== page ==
What You Can Do to Help Bees
There are many ways you can contribute to the effort to save bees. If you have large fields, planting flowers is great-but everyone can help in some way.
- provide food sources and nesting sites
- limit the use of pesticides around your home
- leave some weeds for bees especially early in the season
- spread the word
1. Plant Bee Friendly Flowers
Help all pollinators by providing food sources & nesting sites. Choose flowers that attract bees and provide nectar, pollen or both. Honey bees, Bumble bees and even wasps gather sweet nectar.
Insects need water too. Create a water source for thirsty pollinators – you can even have a small water garden that you can enjoy too. I grow waterlilies in my water garden and the insects and frogs love it.
By adding flowers and trees that help bees in the landscape, you can provide a habitat free from chemicals.
Think in terms of variety. Choose plants with long bloom periods and overlapping bloom to prolong the season in your bee garden.
A small wildflower meadow can be a beautiful addition to your outside area. If you are unable to till the soil, consider some container plantings. Lavender, clovers, mints, coneflowers – all grow well in large pots.
2. Limit the Use of Pesticides
If you are a beekeeper, you can not control where your bees fly. However, you can control any harmful chemicals you use on your yard. This is true for the bee loving homeowner too.
Many pollinator researchers express concern over neonicotinoids. Neonicotinoids are the most commonly used insecticides in the world.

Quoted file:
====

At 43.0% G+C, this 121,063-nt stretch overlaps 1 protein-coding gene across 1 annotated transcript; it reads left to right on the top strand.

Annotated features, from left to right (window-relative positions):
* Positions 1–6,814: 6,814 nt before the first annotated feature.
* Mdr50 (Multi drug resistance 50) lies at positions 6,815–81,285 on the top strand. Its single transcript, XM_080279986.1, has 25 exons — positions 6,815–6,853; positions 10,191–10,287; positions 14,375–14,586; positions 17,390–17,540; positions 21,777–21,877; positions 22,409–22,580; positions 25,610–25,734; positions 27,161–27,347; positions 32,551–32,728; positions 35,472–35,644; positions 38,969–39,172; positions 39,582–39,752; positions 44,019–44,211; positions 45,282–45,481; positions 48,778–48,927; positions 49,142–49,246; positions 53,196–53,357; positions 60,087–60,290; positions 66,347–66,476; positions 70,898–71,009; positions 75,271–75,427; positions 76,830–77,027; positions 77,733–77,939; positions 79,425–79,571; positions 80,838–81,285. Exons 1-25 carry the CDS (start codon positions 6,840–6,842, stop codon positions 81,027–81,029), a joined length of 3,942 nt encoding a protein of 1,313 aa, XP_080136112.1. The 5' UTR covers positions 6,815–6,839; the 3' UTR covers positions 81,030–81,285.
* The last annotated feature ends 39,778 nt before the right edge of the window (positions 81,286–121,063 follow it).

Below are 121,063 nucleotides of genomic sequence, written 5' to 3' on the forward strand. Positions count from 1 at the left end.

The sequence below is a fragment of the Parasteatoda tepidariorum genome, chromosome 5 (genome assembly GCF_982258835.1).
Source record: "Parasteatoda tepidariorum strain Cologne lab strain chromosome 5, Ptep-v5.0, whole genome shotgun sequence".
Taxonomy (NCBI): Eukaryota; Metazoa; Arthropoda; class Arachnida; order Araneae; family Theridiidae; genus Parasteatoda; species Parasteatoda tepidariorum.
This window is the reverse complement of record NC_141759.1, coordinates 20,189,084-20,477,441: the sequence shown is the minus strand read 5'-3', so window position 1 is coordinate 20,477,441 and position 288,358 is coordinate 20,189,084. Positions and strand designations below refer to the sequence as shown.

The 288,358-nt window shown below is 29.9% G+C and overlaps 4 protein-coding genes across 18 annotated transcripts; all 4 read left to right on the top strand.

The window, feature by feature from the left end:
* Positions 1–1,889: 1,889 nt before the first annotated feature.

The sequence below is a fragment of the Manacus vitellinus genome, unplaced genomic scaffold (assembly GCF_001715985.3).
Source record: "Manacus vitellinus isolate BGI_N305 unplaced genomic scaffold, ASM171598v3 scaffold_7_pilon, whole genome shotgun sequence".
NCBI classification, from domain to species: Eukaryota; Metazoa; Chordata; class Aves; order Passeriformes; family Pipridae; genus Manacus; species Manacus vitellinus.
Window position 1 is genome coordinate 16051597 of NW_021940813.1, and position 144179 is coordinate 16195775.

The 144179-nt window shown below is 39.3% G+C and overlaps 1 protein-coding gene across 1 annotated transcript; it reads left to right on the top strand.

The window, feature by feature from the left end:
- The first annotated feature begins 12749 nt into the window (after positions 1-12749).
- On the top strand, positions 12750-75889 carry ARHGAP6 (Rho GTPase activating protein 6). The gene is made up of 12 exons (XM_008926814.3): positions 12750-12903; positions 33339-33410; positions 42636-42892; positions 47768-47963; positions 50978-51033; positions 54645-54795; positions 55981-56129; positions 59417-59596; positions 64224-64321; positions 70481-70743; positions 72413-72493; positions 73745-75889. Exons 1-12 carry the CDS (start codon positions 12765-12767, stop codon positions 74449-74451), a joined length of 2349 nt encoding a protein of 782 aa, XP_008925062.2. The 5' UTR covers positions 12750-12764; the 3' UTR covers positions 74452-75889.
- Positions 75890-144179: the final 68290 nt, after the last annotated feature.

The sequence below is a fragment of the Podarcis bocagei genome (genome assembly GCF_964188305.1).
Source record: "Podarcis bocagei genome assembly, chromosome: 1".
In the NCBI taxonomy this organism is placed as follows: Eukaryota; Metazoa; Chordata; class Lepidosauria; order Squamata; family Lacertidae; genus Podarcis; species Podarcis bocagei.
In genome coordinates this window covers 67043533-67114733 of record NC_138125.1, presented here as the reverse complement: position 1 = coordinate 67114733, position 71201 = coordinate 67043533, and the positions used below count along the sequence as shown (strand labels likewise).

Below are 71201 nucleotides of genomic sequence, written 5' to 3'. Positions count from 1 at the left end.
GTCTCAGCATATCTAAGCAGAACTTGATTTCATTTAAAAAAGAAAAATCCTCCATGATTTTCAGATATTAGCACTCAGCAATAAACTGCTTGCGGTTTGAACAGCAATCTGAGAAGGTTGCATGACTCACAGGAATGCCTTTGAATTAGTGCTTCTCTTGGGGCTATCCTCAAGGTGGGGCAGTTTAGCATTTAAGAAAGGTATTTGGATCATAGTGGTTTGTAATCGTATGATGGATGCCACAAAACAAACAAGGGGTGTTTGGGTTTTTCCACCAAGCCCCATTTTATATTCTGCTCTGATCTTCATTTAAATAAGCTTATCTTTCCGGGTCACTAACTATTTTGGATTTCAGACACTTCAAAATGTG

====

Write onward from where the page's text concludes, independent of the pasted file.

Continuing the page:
We know for a fact that neonicotinoids kill honey bees when they are directly exposed to the dust. While agriculture interests insist that the pesticides are safe to use, the EPA seems slow to act.
This leaves beekeepers with sick or dead bee colonies and many questions. However, residual pesticides are showing up everywhere.
Check the label on your lawn care products – know what you are spraying. Or if possible, let those dandelions grow a few weeks longer.
Sometimes, we feel that we must use a pesticide. Perhaps Fire Ant control is needed. This is the opportunity to use a granular ant killer product. Granular products are generally less toxic to pollinators than dust which may be carried by to the hive.
It is not only the pollinators who are living in a tainted environment. We breathe the same air and drink the same water.
3. Leave Some Weeds
While it may not be possible in every situation, strive to leave some natural areas in your landscape. Yes, even weeds have a role to play in the ecosystem. Pollen and nectar-rich weeds feed bees and other important insects.
4. Support Local Beekeepers
Beekeeping is a wonderful activity but it is not for everyone. It involves some hard work and training and the bees will sometimes still leave you guessing. If you have the desire and ability, consider starting a hive of your own.
If keeping bees in your own backyard is not a possibility, you can promote pollinators by purchasing honey and other products from local community beekeepers.
Save All the Bees
Take every opportunity to educate children on the importance of bees. Give educational materials to children that you know.
Cultivate an appreciation for nature in young people. Even young children can enjoy making a pollinator water station for the garden.
Provide educational bee books. Take walks in the wood to see nature in action. Set up a booth at a local festival and wear a bee costume. That’s sure to catch a few eyes.
Consider buying a few bee gifts for a special occasion. Pollinator themed presents provide an opportunity to discuss the problems pollinators are facing.
Maybe it is time to look at the world in a different light with concern for preserving our bees. – even one at a time. 🙂
We should do everything possible to save honey bees and other pollinators. There are too many reasons to list but… our very lifestyle is depending on it. Let’s not trash this world, its the only one we have.